IF YOU thought $1800 for Apple’s new iPhone X was a little steep, you might not want to look at how much you could be paying for one of the company’s computers.

It might have been four decades since it was considered a cutting-edge gadget, but an Apple-I computer is currently for sale in an auction has already attracted bids of $A258,000.

Even more wild is the value estimated for the “extremely rare ‘Schoolsky’ Apple-I computer” is $A881,000, according to the auction house with the listing.

“Bid to win one of the first models of the Apple-I computer, originally owned by friend and associate of Steve Wozniak, Adam Schoolsky,” the listing reads.

“The Apple-I Computer is considered the origin of the personal computer revolution and was built in Steve Jobs’ parents’ home on Crist Drive in Los Altos, CA.

“200 were hand-built by Steve Wozniak, Steve Jobs’ sister, and their team, but it is believed that less than 60 are still in existence.”

Built using an Apple-I “NTI” board acquired from internal stock when Adam Schoolsky was an employee of the company, the device has since been authenticated by a historian.

There is also a documentation package with this computer, which the historian scored as a nine out of 10 in terms of condition.

So if you have a spare $A259,000 or more, why not make the bid — but be quick as there is only 17 hours remaining at the time of writing this article.

“Schoolsky” Apple-I Items Included in Set:

• Apple-I original Operation Manual

• Apple original Basic Users Manual

• Apple-I original Cassette Interface Manual

• Apple-I original cassette (dis-assembler)

• Apple-I original advertisement

• Apple-I original box

• Apple original price list, 1977

• Miscellaneous correspondence between LCF Group and Adam Schoolsky

• Three original issues of Silicon Gulch Gazette (1976 — 1978) addressed to Adam Schoolsky

• Original copy, in mint condition, of the 40-page First West Coast Computer Faire Conference Program dated April 15-17, 1977

• Early copy of the Zaltair brochure, created by Steve Wozniak and Adam Schoolsky as a spoof document to be distributed at the First West Coast Computer Faire Conference

• Apple ][+ Keyboard with Apple-I adaptor

• Stancor power supply transformers

Bill Gates reveals one big decision he would rethink if he could turn back time

BILL Gates has revealed the one decision he wishes he could change if time travel were possible — and it might surprise you.

The Microsoft founder said he wouldn’t change too much in case he altered the course of history, reports The Sun.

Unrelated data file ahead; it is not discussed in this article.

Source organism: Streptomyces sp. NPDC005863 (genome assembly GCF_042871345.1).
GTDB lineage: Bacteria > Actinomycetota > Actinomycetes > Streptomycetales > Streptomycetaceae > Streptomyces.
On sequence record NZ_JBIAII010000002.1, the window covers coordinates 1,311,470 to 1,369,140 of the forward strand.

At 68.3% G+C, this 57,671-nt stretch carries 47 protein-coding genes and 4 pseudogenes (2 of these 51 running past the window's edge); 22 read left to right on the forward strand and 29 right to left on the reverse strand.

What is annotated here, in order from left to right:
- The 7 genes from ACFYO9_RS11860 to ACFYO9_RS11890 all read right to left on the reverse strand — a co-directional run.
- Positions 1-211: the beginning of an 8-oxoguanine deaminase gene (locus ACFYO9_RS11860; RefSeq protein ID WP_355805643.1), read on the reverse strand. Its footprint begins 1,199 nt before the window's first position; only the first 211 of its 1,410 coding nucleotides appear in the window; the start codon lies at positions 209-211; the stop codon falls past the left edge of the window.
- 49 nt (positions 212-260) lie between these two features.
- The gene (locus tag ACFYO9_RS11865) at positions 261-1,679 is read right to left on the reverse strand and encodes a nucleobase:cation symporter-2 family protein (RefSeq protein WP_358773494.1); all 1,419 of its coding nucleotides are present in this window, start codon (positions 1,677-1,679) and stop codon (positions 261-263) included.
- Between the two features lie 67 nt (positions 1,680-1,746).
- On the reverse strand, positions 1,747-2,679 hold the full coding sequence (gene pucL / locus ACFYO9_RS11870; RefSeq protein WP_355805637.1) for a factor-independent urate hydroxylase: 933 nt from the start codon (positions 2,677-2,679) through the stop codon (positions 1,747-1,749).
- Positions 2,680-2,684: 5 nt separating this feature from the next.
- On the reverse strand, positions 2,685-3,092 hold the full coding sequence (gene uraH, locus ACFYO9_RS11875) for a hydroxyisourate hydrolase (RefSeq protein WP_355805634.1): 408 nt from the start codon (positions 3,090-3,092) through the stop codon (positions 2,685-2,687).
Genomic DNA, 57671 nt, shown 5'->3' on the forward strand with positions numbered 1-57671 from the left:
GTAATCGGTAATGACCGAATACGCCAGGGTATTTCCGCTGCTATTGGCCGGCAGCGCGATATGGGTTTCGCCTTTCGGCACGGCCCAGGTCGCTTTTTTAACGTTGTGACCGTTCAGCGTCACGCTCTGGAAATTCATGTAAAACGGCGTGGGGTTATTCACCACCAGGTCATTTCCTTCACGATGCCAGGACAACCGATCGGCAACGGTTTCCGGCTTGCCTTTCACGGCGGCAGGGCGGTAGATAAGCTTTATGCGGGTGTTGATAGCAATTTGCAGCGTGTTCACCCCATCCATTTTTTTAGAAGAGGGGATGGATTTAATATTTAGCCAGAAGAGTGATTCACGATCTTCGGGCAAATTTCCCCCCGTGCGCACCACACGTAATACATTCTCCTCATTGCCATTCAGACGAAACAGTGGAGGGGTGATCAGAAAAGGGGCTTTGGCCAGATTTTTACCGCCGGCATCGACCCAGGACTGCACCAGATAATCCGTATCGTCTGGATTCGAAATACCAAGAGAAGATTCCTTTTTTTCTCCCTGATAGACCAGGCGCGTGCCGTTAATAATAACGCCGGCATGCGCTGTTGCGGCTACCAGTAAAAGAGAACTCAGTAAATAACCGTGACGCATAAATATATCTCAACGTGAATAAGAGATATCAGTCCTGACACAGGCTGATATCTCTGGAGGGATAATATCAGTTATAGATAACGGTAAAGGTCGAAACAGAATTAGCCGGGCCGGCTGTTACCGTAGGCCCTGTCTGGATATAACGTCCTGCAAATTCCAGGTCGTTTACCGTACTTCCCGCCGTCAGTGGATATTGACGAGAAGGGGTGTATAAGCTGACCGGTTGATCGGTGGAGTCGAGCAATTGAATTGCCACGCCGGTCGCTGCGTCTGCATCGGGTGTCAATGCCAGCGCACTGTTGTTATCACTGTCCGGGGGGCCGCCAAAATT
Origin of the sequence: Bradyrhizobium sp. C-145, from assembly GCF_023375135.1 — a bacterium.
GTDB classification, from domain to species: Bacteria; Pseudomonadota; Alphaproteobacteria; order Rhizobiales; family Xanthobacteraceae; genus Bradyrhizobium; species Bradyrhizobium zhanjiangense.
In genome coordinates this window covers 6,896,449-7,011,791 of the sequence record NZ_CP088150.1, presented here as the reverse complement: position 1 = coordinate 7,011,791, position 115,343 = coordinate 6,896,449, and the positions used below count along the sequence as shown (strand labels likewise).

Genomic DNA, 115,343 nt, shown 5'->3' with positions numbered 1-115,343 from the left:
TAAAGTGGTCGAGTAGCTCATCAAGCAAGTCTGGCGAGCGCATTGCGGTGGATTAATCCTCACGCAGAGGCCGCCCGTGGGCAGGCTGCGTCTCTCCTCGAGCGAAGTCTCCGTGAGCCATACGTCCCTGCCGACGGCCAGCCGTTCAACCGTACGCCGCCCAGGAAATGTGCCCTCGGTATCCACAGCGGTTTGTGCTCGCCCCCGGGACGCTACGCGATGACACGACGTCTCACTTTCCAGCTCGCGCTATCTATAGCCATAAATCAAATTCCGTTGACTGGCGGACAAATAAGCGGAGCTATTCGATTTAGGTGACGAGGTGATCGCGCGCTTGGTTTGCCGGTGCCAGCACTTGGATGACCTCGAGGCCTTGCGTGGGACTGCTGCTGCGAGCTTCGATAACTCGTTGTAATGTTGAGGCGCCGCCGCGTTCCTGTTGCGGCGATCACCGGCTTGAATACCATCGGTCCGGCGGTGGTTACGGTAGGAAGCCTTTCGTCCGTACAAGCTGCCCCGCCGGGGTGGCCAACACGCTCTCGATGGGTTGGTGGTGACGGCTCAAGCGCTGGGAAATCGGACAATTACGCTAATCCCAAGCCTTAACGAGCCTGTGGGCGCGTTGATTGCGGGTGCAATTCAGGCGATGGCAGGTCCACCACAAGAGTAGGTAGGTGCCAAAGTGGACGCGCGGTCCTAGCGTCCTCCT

But he did say there was one small tweak he would make that may have changed your life for the better.

Gates said during a talk at the Bloomberg Global Business Forum that he wouldn’t have created the CTRL-ALT-DEL keyboard shortcut

The shortcut allows you interrupt your computer’s operations when it goes haywire, allowing you to restart if necessary but it is notoriously tricky to manoeuvre.

When quizzed on the keyboard function during his appearance at the Plaza Hotel in New York, Gates said: “I am not sure you can go back and change the small things in your life without putting the other things at risk.”

Asked whether he regretted his decision, he said: “Sure, if I could make one small edit I would make that a single key operation.”

It certainly hasn’t cost him dearly, as Gates is apparently on track to become the world’s first trillionaire.

Forbes, which publishes a yearly rich-list, estimates Gates’ fortune in 2017 to be around $A108 billion. But he is accumulating wealth by simply breathing.

An Oxfam report stated if billionaires like Gates continue to secure these returns, “we could see the world’s first trillionaire in 25 years”.

Windows 10: Microsoft promises to fix an ongoing game-stuttering problem

rocket league

If your PC games have been plagued by starts and stops and other “stuttering” issues, you’re not alone. Microsoft has identified “several different problem sources” that can cause stutter within the current Windows 10 Creators Update, the company said.

As reported by Neowin, Windows 10 users have reported incidents of “stutter” on games like Overwatch, Rocket League, Mass Effect, and others. The stutter, or unexpected choppiness in frame rates, appear to be affecting games and in some cases general PC use as well. Gamers are complaining about this issue both on sites like Nvidia’s forums but also on the Feedback Hub application within Windows 10.